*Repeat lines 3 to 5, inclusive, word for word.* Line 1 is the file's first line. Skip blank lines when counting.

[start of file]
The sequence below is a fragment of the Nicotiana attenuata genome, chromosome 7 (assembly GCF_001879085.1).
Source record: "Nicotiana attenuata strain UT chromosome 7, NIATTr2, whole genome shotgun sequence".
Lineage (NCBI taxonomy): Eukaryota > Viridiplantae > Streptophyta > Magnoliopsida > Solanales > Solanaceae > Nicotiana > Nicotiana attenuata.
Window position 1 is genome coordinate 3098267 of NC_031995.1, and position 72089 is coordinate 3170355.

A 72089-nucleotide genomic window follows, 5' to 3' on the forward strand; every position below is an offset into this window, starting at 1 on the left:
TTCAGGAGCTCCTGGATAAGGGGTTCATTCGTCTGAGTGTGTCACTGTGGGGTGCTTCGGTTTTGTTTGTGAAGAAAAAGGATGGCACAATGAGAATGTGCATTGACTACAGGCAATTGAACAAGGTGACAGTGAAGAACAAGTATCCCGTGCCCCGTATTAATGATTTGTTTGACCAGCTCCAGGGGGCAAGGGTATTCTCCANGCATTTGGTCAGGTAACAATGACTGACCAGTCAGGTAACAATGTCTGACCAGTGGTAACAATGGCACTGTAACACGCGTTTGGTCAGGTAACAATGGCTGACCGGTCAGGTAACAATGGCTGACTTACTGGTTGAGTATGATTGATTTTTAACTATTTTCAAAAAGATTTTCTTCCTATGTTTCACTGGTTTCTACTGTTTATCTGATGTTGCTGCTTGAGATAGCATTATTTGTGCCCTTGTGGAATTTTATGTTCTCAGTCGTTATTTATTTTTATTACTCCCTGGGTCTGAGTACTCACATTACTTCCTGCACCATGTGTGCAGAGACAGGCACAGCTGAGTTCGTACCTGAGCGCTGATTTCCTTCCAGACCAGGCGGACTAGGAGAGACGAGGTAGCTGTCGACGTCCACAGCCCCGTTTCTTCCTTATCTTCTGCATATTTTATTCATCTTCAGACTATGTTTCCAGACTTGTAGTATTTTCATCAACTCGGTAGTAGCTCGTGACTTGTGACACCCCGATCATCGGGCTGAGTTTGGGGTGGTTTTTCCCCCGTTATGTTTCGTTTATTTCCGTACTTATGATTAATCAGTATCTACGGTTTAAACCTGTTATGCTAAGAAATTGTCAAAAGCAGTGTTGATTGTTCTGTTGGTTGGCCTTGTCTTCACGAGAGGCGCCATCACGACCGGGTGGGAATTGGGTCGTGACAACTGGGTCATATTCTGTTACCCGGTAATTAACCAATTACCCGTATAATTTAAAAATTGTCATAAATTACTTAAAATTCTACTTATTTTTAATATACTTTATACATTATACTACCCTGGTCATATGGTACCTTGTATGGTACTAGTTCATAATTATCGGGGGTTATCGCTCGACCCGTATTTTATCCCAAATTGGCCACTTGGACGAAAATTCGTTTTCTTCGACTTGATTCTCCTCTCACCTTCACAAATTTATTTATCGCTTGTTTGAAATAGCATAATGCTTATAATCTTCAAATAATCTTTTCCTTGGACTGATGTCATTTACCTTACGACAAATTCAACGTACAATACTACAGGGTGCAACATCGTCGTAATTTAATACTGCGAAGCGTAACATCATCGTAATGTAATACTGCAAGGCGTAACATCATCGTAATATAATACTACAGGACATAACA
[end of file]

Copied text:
Lineage (NCBI taxonomy): Eukaryota > Viridiplantae > Streptophyta > Magnoliopsida > Solanales > Solanaceae > Nicotiana > Nicotiana attenuata.
Window position 1 is genome coordinate 3098267 of NC_031995.1, and position 72089 is coordinate 3170355.

A 72089-nucleotide genomic window follows, 5' to 3' on the forward strand; every position below is an offset into this window, starting at 1 on the left: